(2) Airworthy Product: For any requirement in this AD to obtain corrective actions from a manufacturer or other source, use these actions if they are FAA-approved. Corrective actions are considered FAA-approved if they are approved by the State of Design Authority (or their delegated agent). You are required to assure the product is airworthy before it is returned to service.

(3) Reporting Requirements: For any reporting requirement in this AD, under the provisions of the Paperwork Reduction Act (44 U.S.C. 3501 et seq.), the Office of Management and Budget (OMB) has approved the information collection requirements and has assigned OMB Control Number 2120-0056.

Related Information

(k) Refer to MCAI European Aviation Safety Agency Airworthiness Directive 2010-0019, dated February 5, 2010; and Airbus Mandatory Service Bulletin A300-27-0203, dated June 8, 2009; for related information.

Material Incorporated by Reference

(l) You must use Airbus Mandatory Service Bulletin A300-27-0203, excluding Appendix 01, dated June 8, 2009, to do the actions required by this AD, unless the AD specifies otherwise.

(1) The Director of the Federal Register approved the incorporation by reference of this service information under 5 U.S.C. 552(a) and 1 CFR part 51.

(2) For service information identified in this AD, contact Airbus SAS-EAW (Airworthiness Office), 1 Rond Point Maurice Bellonte, 31707 Blagnac Cedex, France; telephone +33 5 61 93 36 96; fax +33 5 61 93 44 51; e-mail: account.airworth-eas@airbus.com; Internet http://www.airbus.com.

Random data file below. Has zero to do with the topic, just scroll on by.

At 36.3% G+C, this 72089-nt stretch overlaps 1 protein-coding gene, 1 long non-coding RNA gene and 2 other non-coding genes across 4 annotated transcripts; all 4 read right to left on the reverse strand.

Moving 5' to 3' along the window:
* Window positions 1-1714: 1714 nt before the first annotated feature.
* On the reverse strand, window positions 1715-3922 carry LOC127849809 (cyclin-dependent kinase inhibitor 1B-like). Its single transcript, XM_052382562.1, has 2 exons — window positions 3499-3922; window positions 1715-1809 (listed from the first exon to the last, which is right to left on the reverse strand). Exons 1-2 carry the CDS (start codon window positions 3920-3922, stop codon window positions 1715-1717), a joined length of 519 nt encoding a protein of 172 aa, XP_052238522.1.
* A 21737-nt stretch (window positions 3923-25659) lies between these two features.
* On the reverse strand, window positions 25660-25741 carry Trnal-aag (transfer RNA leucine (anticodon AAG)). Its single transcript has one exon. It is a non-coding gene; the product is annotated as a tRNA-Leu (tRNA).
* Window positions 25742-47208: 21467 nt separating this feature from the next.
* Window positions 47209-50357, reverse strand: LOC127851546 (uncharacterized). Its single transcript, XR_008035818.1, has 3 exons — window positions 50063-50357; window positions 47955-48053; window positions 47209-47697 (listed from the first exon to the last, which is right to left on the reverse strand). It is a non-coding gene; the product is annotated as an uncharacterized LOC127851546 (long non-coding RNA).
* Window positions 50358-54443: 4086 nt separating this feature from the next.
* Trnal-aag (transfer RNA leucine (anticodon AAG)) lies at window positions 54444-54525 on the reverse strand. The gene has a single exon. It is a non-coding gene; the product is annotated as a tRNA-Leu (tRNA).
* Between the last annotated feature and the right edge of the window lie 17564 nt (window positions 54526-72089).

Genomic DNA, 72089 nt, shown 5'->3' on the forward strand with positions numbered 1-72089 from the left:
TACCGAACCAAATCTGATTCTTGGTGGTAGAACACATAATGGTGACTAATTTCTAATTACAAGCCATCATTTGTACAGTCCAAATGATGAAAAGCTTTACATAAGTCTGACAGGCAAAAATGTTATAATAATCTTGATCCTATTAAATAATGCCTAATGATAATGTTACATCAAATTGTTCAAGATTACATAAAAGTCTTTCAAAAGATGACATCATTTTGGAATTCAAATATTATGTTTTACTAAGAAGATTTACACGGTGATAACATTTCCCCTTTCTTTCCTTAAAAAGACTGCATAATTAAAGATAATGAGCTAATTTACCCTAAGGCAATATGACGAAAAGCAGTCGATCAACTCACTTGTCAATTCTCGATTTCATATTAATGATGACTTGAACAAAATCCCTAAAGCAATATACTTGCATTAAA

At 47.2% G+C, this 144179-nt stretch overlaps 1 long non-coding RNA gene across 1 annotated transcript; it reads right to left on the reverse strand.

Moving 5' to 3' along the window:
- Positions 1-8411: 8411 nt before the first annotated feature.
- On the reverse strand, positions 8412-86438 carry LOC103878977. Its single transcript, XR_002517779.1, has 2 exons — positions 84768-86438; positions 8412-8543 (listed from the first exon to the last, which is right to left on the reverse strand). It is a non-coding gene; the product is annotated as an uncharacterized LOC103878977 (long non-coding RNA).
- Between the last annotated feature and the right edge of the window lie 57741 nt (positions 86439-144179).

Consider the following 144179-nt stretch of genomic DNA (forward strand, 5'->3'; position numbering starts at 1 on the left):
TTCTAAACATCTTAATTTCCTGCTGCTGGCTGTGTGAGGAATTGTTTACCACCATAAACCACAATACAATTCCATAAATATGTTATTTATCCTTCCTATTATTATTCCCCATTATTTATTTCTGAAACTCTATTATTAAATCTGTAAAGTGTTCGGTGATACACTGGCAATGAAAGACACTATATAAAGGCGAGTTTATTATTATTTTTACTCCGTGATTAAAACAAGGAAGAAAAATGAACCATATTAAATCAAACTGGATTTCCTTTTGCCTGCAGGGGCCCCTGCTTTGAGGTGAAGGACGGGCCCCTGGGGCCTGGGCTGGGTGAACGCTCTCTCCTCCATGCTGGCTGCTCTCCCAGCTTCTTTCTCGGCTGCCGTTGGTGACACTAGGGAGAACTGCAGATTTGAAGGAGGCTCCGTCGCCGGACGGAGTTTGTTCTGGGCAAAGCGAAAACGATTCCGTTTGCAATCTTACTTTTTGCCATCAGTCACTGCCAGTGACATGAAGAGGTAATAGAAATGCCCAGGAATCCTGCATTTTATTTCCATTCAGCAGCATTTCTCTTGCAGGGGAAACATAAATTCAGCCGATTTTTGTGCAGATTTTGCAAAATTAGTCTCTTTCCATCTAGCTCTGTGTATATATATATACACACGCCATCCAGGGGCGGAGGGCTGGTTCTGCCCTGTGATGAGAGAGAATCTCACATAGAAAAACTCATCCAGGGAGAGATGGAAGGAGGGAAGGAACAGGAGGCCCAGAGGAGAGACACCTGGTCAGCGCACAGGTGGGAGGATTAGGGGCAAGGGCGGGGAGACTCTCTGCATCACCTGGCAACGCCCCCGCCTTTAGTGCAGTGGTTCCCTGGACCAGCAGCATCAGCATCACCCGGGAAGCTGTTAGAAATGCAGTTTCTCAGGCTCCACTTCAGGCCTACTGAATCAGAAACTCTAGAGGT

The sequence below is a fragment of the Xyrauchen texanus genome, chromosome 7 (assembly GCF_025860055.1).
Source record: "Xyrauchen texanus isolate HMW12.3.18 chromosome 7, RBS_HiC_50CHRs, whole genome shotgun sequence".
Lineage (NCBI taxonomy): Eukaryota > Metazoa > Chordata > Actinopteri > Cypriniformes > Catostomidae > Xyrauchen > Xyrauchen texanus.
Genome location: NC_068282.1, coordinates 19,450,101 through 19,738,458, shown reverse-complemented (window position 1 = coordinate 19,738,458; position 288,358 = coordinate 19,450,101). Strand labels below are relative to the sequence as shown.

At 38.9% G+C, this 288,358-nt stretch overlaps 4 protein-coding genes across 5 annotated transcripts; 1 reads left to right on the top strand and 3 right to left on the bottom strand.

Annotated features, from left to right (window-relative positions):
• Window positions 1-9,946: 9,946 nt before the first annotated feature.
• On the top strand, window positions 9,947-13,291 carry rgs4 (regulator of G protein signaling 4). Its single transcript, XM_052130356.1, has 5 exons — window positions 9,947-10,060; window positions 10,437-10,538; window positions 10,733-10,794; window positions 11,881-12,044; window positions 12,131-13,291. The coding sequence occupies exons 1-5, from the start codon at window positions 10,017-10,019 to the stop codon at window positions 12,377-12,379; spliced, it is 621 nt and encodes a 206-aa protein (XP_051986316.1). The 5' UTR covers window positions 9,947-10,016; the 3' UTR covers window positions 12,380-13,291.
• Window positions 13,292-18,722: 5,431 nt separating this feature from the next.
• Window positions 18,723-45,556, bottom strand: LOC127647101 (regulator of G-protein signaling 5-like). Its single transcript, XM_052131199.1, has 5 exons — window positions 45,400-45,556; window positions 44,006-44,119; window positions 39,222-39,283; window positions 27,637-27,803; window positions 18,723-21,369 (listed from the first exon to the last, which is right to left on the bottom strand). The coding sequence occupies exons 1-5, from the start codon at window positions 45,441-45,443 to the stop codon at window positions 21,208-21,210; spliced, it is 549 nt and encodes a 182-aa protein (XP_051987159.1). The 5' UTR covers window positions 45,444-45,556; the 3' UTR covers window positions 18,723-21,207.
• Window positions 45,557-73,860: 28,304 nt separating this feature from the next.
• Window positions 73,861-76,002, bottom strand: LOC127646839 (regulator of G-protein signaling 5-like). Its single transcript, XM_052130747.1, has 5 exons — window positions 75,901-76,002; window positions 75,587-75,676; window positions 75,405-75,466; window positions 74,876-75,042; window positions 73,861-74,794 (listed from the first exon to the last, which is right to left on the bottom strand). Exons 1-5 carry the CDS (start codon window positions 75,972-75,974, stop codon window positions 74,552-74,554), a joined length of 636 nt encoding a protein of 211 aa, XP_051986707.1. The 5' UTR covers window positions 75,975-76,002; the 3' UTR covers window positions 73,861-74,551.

(3) You may review copies of the service information at the FAA, Transport Airplane Directorate, 1601 Lind Avenue, SW., Renton, Washington. For information on the availability of this material at the FAA, call 425-227-1221.

(4) You may also review copies of the service information that is incorporated by reference at the National Archives and Records Administration (NARA). For information on the availability of this material at NARA, call 202-741-6030, or go to: http://www.archives.gov/​federal_​register/​code_​of_​federal_​regulations/​ibr_​locations.html.

Start Signature

Issued in Renton, Washington, on October 22, 2010.

Ali Bahrami,

Manager, Transport Airplane Directorate, Aircraft Certification Service.

End Signature End Supplemental Information

[FR Doc. 2010-30309 Filed 12-6-10; 8:45 am]